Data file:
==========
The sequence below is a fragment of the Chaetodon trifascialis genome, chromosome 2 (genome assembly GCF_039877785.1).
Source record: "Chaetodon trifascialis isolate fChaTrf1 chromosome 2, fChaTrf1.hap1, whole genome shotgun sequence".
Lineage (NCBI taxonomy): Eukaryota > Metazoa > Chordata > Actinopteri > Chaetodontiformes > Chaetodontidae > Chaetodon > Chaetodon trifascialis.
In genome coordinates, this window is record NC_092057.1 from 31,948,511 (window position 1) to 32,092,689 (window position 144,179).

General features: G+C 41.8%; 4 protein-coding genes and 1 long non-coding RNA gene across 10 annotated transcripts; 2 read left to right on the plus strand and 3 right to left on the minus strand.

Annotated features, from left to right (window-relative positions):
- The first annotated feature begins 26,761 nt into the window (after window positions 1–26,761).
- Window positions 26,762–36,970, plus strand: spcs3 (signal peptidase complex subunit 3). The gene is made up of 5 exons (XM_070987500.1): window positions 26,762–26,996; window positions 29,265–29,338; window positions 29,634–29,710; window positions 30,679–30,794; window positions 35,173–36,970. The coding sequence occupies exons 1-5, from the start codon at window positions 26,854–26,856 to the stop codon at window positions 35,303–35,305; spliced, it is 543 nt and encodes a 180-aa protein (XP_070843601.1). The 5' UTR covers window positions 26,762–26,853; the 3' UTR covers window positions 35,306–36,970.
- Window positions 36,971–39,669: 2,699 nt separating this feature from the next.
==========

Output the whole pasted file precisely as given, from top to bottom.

The sequence below is a fragment of the Chaetodon trifascialis genome, chromosome 2 (genome assembly GCF_039877785.1).
Source record: "Chaetodon trifascialis isolate fChaTrf1 chromosome 2, fChaTrf1.hap1, whole genome shotgun sequence".
Lineage (NCBI taxonomy): Eukaryota > Metazoa > Chordata > Actinopteri > Chaetodontiformes > Chaetodontidae > Chaetodon > Chaetodon trifascialis.
In genome coordinates, this window is record NC_092057.1 from 31,948,511 (window position 1) to 32,092,689 (window position 144,179).

General features: G+C 41.8%; 4 protein-coding genes and 1 long non-coding RNA gene across 10 annotated transcripts; 2 read left to right on the plus strand and 3 right to left on the minus strand.

Annotated features, from left to right (window-relative positions):
- The first annotated feature begins 26,761 nt into the window (after window positions 1–26,761).
- Window positions 26,762–36,970, plus strand: spcs3 (signal peptidase complex subunit 3). The gene is made up of 5 exons (XM_070987500.1): window positions 26,762–26,996; window positions 29,265–29,338; window positions 29,634–29,710; window positions 30,679–30,794; window positions 35,173–36,970. The coding sequence occupies exons 1-5, from the start codon at window positions 26,854–26,856 to the stop codon at window positions 35,303–35,305; spliced, it is 543 nt and encodes a 180-aa protein (XP_070843601.1). The 5' UTR covers window positions 26,762–26,853; the 3' UTR covers window positions 35,306–36,970.
- Window positions 36,971–39,669: 2,699 nt separating this feature from the next.